Elephants are one of the most fascinating creatures on the planet.
Noted for their enormous size, kind nature and long lifespan, elephants are truly remarkable animals. One thing that makes them even more special is their incredibly long pregnancy period, which can stretch up to almost two years. In this article, we’ll delve into the typical timeframe for elephant gestation, look at how long various species of elephant stay pregnant and discuss how their pregnancies differ from that of other animals.
The Average Duration of an Elephant’s Pregnancy
The average gestation period for an elephant is two years, about twice as long as that of a human. This is by far the longest of any land mammal; for comparison, the average gestation period for a horse is eleven months and for a tiger is around three and a half months.
Elephant pregnancies are relatively similar across all species, typically taking between 18 and 22 months. However, if the mother elephant is pregnant with twins the gestation period may be somewhat under or over the average time frame.
Factors That Can Affect the Length of a Pregnancy
There are numerous factors that can influence the length of an elephant’s pregnancy, including:
Age: Younger elephants, particularly those under 10 years old, tend to have shorter pregnancies while older elephants tend to take longer to give birth.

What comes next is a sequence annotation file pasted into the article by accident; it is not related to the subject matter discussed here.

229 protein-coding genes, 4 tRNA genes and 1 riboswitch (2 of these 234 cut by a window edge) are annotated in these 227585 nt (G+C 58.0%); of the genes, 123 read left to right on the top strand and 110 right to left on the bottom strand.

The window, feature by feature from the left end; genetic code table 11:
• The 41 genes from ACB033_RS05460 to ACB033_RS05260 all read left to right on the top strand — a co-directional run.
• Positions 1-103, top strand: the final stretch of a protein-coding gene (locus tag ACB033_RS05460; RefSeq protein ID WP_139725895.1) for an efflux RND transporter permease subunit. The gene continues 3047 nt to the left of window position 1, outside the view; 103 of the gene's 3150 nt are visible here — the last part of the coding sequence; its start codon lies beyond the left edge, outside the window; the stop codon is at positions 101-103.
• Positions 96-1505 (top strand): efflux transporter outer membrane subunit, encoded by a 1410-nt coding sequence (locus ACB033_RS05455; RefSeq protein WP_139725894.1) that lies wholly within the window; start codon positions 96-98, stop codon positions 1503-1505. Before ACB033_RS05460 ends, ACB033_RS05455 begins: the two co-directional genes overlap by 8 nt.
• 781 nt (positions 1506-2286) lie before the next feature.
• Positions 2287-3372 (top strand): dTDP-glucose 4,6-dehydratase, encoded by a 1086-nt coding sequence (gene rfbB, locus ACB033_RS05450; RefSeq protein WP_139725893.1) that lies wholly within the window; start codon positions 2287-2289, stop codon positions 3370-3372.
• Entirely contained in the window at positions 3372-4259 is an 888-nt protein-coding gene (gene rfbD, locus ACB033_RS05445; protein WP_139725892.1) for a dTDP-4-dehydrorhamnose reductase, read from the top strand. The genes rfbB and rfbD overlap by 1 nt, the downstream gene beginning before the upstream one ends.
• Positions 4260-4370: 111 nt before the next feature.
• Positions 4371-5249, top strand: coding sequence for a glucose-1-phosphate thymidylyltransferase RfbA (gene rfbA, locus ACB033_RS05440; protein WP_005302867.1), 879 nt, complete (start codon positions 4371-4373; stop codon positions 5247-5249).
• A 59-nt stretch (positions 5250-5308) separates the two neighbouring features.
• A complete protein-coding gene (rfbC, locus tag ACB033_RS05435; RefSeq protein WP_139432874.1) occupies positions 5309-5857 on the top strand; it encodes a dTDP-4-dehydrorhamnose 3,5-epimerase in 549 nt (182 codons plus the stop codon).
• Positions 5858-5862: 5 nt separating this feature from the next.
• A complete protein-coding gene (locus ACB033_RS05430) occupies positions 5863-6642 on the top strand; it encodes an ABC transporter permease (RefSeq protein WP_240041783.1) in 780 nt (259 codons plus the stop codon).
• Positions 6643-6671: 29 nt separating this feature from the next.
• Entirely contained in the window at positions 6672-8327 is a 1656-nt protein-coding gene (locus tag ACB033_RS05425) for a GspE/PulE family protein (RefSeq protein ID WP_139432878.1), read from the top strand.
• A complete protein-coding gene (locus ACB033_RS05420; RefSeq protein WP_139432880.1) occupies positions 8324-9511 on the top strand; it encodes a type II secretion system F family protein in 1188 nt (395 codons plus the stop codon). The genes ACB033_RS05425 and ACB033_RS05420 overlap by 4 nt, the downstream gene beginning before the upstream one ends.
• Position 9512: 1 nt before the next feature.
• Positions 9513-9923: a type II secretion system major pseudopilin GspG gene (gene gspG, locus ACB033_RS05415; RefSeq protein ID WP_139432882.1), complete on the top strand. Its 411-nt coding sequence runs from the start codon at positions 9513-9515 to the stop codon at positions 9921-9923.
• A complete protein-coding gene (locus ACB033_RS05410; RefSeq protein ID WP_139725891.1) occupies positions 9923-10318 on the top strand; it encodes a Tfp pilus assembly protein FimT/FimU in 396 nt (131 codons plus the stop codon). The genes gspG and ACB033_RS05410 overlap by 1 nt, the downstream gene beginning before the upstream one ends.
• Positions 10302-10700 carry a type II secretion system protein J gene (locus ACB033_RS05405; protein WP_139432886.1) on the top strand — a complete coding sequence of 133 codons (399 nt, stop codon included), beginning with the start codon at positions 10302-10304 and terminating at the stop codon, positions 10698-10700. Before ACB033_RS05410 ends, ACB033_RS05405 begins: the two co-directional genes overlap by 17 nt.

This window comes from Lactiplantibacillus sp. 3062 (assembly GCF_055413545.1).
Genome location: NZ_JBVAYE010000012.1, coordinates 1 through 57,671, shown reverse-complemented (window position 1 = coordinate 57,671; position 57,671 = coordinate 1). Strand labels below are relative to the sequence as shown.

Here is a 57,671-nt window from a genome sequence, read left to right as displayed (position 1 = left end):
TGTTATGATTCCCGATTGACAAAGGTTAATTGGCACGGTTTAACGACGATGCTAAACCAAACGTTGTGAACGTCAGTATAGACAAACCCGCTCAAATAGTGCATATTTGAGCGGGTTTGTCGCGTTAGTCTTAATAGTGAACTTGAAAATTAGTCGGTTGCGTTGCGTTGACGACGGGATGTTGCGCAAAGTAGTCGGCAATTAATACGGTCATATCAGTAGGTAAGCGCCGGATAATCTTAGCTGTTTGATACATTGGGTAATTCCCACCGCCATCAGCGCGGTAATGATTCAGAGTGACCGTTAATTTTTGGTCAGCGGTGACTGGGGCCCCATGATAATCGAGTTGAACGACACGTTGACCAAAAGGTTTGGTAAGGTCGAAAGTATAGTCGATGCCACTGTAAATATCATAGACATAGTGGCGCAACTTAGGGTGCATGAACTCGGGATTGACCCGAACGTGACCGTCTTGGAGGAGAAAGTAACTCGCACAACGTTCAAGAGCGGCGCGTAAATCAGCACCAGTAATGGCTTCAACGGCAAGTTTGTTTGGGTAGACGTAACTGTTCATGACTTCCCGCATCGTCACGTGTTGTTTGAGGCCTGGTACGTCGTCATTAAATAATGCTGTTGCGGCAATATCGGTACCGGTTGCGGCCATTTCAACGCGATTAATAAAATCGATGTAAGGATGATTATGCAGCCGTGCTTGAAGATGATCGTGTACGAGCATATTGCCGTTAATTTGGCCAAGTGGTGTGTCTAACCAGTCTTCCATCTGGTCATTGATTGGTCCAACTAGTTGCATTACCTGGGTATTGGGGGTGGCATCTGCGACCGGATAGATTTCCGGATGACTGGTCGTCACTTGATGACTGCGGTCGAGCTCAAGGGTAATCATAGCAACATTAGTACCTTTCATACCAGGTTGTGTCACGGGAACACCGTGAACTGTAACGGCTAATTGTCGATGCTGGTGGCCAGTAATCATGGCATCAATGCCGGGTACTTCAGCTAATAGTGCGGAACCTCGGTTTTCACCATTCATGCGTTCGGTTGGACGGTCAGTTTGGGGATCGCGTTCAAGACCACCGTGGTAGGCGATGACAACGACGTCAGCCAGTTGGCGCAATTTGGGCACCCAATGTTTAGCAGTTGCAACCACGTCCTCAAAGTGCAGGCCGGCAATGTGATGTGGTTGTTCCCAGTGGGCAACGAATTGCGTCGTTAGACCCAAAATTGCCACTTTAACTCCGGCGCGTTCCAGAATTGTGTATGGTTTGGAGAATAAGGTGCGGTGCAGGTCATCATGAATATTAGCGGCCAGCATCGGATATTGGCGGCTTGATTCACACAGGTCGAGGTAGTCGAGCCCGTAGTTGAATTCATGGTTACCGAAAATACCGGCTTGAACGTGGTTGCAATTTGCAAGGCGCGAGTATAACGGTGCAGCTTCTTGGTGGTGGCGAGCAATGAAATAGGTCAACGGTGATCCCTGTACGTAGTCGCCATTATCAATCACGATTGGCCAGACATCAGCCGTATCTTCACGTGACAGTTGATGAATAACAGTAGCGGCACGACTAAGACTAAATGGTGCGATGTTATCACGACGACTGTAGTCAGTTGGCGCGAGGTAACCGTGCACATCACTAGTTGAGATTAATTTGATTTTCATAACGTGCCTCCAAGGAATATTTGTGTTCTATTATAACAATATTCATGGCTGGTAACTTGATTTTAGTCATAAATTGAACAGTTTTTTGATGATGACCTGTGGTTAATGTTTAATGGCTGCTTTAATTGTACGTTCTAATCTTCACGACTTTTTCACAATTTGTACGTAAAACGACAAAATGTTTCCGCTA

Weight: Heavier elephants are more likely to give birth earlier than their smaller counterparts.
Diet: Elephants who eat a healthy diet with plenty of natural vegetation may experience a longer gestation than those who lack proper nutrition.
Breed: Certain breed of elephant may have a longer pregnancy than others.
Stress: High levels of stress due to environmental factors or other external factors can affect the length of an elephant’s gestation.
Natural Care Practices During Pregnancy
Elephants go to great lengths to take care of themselves during pregnancy, taking a variety of natural steps to ensure a healthy and successful birth. Here are a few of the things mothers-to-be are known to do naturally:
Form a Support Group: Female elephants often give birth in groups, with the mother surrounded by an experienced female member of the herd. This female can provide physical and emotional support, as well as help with activities such as dusting and mud bathing.
Choose a Good Birthing Site: Mother elephants have been known to seek out sandy soils and grassy patches when it’s time to deliver. This allows them to use the ground as a cushion instead of hard stones and rocks, making birth a bit easier.
Eat Extra: Pregnant elephants will often eat more than usual in the latter stages of their pregnancy. This additional nutrition helps to ensure that the calf is well-nourished and robust at birth.
Lounge a Lot: As mothers near the end of their pregnancy, they tend to lounge more often, taking more breaks and spending more time in the shade. This helps them conserve energy and prevent exhaustion.
Signs That indicate Labour Is Approaching